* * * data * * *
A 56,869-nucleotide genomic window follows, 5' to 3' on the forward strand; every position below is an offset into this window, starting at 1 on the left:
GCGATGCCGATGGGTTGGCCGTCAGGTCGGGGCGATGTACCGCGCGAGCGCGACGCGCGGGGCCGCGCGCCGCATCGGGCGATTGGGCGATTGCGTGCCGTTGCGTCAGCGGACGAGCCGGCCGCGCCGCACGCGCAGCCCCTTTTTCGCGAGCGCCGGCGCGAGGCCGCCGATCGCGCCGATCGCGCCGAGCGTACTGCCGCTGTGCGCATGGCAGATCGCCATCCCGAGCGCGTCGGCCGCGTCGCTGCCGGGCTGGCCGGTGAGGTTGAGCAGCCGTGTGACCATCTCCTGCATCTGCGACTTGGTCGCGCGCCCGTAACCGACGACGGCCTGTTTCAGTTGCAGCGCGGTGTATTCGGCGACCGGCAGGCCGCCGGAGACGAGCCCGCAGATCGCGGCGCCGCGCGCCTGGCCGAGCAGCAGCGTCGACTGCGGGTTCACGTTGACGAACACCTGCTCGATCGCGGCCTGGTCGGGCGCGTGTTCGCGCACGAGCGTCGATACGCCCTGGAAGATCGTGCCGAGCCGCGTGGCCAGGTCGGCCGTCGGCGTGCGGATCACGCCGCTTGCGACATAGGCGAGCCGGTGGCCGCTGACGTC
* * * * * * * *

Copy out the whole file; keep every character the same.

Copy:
A 56,869-nucleotide genomic window follows, 5' to 3' on the forward strand; every position below is an offset into this window, starting at 1 on the left:
GCGATGCCGATGGGTTGGCCGTCAGGTCGGGGCGATGTACCGCGCGAGCGCGACGCGCGGGGCCGCGCGCCGCATCGGGCGATTGGGCGATTGCGTGCCGTTGCGTCAGCGGACGAGCCGGCCGCGCCGCACGCGCAGCCCCTTTTTCGCGAGCGCCGGCGCGAGGCCGCCGATCGCGCCGATCGCGCCGAGCGTACTGCCGCTGTGCGCATGGCAGATCGCCATCCCGAGCGCGTCGGCCGCGTCGCTGCCGGGCTGGCCGGTGAGGTTGAGCAGCCGTGTGACCATCTCCTGCATCTGCGACTTGGTCGCGCGCCCGTAACCGACGACGGCCTGTTTCAGTTGCAGCGCGGTGTATTCGGCGACCGGCAGGCCGCCGGAGACGAGCCCGCAGATCGCGGCGCCGCGCGCCTGGCCGAGCAGCAGCGTCGACTGCGGGTTCACGTTGACGAACACCTGCTCGATCGCGGCCTGGTCGGGCGCGTGTTCGCGCACGAGCGTCGATACGCCCTGGAAGATCGTGCCGAGCCGCGTGGCCAGGTCGGCCGTCGGCGTGCGGATCACGCCGCTTGCGACATAGGCGAGCCGGTGGCCGCTGACGTC